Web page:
Dozens of Arbeitsdienst organizations (further referred to as AD: labor organizations) were formed by left and rightwing political organizations, sports clubs and religious groups from 1931. In 1933 most of them were dissolved or absorbed into the most important labor organizations: the Staatlicher Anhaltischer Arbeitsdienst; the Stahlhelm-Arbeitsdienstand the Verein zur Umschulung freiwilliger Arbeitskrufte (VzU), the earliest true Nazi labor organization. The last two were the embryo of the registered Nat. Soz. Arbeitsdienstthat (NSAD) which was an NSDAP organization from May 3, 1934. The NSAD was short-lived. On June 26,1935 the Reichsarbeitsdienstgesetz (National Labor Service Law) was proclaimed and the AD was renamed Reichsarbeitsdienst. On September 12,1935 the "old AD'' marched for the last time during the NSDAP Party Day rally at Nurnberg. In a speech, Adolf Hitler officially said "farewell'' to the Freiwilliger Arbeitsdienst (FAD).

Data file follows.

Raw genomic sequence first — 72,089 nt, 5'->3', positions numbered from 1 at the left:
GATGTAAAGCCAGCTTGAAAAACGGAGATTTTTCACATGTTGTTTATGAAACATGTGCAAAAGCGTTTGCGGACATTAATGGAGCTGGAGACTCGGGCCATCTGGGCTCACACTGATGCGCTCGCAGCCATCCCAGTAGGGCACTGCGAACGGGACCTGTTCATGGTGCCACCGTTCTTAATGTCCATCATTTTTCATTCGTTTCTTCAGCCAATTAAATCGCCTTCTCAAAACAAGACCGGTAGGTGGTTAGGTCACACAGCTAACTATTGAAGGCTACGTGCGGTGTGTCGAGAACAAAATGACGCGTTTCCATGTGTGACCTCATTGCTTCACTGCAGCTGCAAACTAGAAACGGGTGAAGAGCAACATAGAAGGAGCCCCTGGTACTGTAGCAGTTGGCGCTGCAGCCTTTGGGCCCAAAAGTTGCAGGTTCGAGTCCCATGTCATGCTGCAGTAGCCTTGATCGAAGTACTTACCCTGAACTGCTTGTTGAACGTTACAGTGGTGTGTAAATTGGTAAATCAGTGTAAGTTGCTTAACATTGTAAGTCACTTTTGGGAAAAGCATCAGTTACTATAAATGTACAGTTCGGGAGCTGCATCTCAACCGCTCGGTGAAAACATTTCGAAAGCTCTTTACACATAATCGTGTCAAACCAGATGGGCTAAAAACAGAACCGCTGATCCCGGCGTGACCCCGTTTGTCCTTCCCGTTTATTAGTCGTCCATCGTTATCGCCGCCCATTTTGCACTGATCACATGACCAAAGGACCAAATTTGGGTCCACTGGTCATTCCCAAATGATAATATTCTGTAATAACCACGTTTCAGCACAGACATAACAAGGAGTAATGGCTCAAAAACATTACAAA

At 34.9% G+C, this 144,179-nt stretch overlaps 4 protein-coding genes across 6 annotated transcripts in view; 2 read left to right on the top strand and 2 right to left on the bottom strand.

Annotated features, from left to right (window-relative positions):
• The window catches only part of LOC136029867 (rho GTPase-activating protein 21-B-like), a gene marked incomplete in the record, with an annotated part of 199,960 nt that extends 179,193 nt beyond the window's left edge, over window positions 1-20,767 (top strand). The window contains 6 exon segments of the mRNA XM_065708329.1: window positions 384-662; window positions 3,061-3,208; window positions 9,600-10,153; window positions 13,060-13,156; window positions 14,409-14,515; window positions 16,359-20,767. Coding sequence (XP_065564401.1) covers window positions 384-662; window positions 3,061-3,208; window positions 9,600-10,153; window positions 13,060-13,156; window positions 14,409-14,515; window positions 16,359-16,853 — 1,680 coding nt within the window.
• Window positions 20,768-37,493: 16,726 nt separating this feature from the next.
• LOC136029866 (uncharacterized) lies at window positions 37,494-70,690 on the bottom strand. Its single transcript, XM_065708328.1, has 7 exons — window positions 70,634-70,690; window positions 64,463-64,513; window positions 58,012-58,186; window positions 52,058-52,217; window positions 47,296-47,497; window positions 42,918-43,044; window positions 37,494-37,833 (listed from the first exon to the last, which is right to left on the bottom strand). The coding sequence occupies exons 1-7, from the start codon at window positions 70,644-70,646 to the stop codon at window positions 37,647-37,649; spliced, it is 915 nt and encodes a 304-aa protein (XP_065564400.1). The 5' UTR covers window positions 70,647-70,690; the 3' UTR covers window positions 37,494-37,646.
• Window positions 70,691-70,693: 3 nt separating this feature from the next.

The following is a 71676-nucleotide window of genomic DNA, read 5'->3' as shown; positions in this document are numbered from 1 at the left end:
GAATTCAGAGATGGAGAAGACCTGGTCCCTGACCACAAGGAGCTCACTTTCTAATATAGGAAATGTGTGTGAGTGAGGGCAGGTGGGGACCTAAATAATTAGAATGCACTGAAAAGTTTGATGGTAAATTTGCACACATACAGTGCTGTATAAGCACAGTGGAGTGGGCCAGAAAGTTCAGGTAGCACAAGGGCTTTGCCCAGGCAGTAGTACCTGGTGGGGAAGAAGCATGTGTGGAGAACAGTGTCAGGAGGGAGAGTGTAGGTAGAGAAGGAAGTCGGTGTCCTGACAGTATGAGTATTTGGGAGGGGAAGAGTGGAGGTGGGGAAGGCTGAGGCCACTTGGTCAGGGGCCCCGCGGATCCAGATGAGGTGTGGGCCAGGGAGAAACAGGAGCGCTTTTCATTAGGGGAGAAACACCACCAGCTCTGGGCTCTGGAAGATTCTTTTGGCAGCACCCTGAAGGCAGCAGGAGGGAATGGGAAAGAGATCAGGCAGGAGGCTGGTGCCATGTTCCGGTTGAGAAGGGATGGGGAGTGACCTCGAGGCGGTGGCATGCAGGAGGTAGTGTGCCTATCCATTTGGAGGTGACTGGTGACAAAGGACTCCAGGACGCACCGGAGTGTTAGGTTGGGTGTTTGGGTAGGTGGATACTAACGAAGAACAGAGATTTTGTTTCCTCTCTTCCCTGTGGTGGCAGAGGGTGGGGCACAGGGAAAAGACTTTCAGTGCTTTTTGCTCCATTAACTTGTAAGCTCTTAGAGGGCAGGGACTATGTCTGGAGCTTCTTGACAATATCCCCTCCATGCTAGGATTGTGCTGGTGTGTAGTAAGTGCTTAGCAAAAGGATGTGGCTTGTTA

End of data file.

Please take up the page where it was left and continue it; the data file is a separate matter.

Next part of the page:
Because of the many organizations, a wide variety of labor uniforms was worn as well as many buckles and one or double-claw pattern buckles. In early 1933 plans were begun to standardize the color and style of the AD uniforms. In September the color for the new uniform, referred to as Einheitstracht, was officially announced. It was intended to be worn by all members, to include the enlisted ranks as well as officers. Reichsarbeitsfuhrer Konstantin Hierl was the first person to wear the new uniform during the 1933 NSDAP PartyDay rally, the Reichsparteitag des Glaubens. The further introduction of the various uniform parts was scheduled for late 1933, to be worn from 1934.